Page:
Scalable Laplacian Eigenfluids
Proceedings of ACM SIGGRAPH 2018

Qiaodong Cui, University of California, Santa Barbara
Pradeep Sen, University of California, Santa Barbara
Theodore Kim, Pixar Animation Studios

Above: Top row: r = 100, r = 200, r = 1000 basis functions are used. Bottom row: r = 2000, r = 4000, r = 12600 basis functions are used. Previous approaches have only been able to achieve r ≈ 500, and would have needed 2.25 TB of memory to simulate the r = 12600 case.


The Laplacian Eigenfunction method for fluid simulation, which we refer to as Eigenfluids, introduced an elegant new way to capture intricate fluid flows with near-zero viscosity. However, the approach does not scale well, as the memory cost grows prohibitively with the number of eigenfunctions. The method also lacks generality, because the dynamics are constrained to a closed box with Dirichlet boundaries, while open, Neumann boundaries are also needed in most practical scenarios. To address these limitations, we present a set of analytic eigenfunctions that supports uniform Neumann and Dirichlet conditions along each domain boundary, and show that by carefully applying the discrete sine and cosine transforms, the storage costs of the eigenfunctions can be made completely negligible. The resulting algorithm is both faster and more memory-efficient than previous approaches, and able to achieve lower viscosities than similar pseudo-spectral methods. We are able to surpass the scalability of the original Laplacian Eigenfunction approach by over two orders of magnitude when simulating rectangular domains. Finally, we show that the formulation allows forward scattering to be directed in a way that is not possible with any other method.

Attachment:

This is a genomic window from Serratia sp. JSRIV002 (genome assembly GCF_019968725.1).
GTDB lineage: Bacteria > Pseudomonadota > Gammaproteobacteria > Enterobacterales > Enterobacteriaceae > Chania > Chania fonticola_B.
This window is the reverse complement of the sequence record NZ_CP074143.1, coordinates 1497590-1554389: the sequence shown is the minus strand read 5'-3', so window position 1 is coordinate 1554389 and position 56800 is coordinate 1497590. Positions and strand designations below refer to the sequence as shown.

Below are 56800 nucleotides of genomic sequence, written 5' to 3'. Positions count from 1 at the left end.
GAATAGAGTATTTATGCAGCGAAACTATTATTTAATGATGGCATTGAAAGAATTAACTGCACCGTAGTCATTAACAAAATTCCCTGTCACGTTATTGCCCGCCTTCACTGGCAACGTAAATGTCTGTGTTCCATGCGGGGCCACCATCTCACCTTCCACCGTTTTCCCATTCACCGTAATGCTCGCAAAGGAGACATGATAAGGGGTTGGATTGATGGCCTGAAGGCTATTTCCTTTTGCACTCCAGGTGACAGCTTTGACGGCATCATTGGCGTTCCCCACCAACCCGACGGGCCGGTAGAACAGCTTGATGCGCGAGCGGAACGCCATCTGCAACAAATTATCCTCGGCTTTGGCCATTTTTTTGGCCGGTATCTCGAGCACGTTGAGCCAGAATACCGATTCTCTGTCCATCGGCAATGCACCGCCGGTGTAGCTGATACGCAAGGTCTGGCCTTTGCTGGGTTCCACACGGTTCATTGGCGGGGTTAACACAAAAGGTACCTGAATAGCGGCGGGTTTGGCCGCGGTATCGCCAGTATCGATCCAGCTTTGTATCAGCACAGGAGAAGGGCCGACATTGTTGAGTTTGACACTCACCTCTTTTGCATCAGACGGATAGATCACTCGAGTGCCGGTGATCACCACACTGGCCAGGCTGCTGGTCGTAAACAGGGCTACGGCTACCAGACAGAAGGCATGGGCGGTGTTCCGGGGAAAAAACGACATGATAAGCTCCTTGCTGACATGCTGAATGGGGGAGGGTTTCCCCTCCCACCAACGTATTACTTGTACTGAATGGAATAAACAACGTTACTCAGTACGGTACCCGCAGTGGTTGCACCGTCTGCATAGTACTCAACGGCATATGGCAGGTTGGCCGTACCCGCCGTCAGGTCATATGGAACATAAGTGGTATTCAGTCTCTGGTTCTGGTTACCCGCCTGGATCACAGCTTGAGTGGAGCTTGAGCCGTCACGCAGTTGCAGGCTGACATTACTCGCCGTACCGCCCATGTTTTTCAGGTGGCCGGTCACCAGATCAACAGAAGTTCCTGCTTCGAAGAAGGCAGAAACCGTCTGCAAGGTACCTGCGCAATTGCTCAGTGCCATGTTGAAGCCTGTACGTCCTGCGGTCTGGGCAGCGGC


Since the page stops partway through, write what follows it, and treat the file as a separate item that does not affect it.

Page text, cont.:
Paper [PDF, 38 MB]           Full Video [MOV, 259 MB]
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  Additional Video [MOV, 156 MB]
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    Supplementary material             Source [bit bucket]    Slides [coming soon]

Supplemental Videos:
  Paddle Wheel: (r : rank of the basis. visc: viscosity)
    r = 100, visc=2·10-4
r = 200, visc=2·10-4
r = 1000, visc=2·10-4
r = 2000, visc=2·10-4
r = 4000, visc=2·10-4
        r = 8000, visc=2·10-4
r = 12600, visc=2·10-4
r = 12600, visc=3.5·10-4
r = 12600, visc=1·10-3
r = 12600, visc=2·10-3
        r = 12600, visc=0
90% tensor discarded
99.9% tensor discarded
99.99% tensor discarded
100% tensor discarded
  Colliding smoke:
    r = 200, visc=2·10-4
r = 3000, visc=2·10-4
r = 24000, visc=2·10-4
        %0 tensor discarded
%90 tensor discarded
%100 tensor discarded
        Stam with DCT projection
  Thin Dirichlet obstacles:
    r = 200
r = 1000
r = 7000
  Directable forward scattering:
    Original simulation
Positive function, c = 0.0003
Positive function, c = 0.0005
Positive function, c = 0.0017
Positive function, c = 0.0034
        Negative function, c = 0.0005
Mixed function
  Comparison with spectral methods and a real time demo:
    Reference spectral solution: 240*240 basis functions
Eigen fluids: 60*60 basis functions
Spectral collocation: 60*60 basis functions
        Real time demo


This work was supported by NSF CAREER award IIS-1253948, as well as IIS-1321168 and IIS-1619376. Any opinions, findings, and conclusions or recommendations expressed in this material are those of the authors and do not necessarily reflect the views of the National Science Foundation. We acknowledge support from the Center for Scientific Computing from the CNSI, MRL: an NSF MRSEC (DMR-1720256).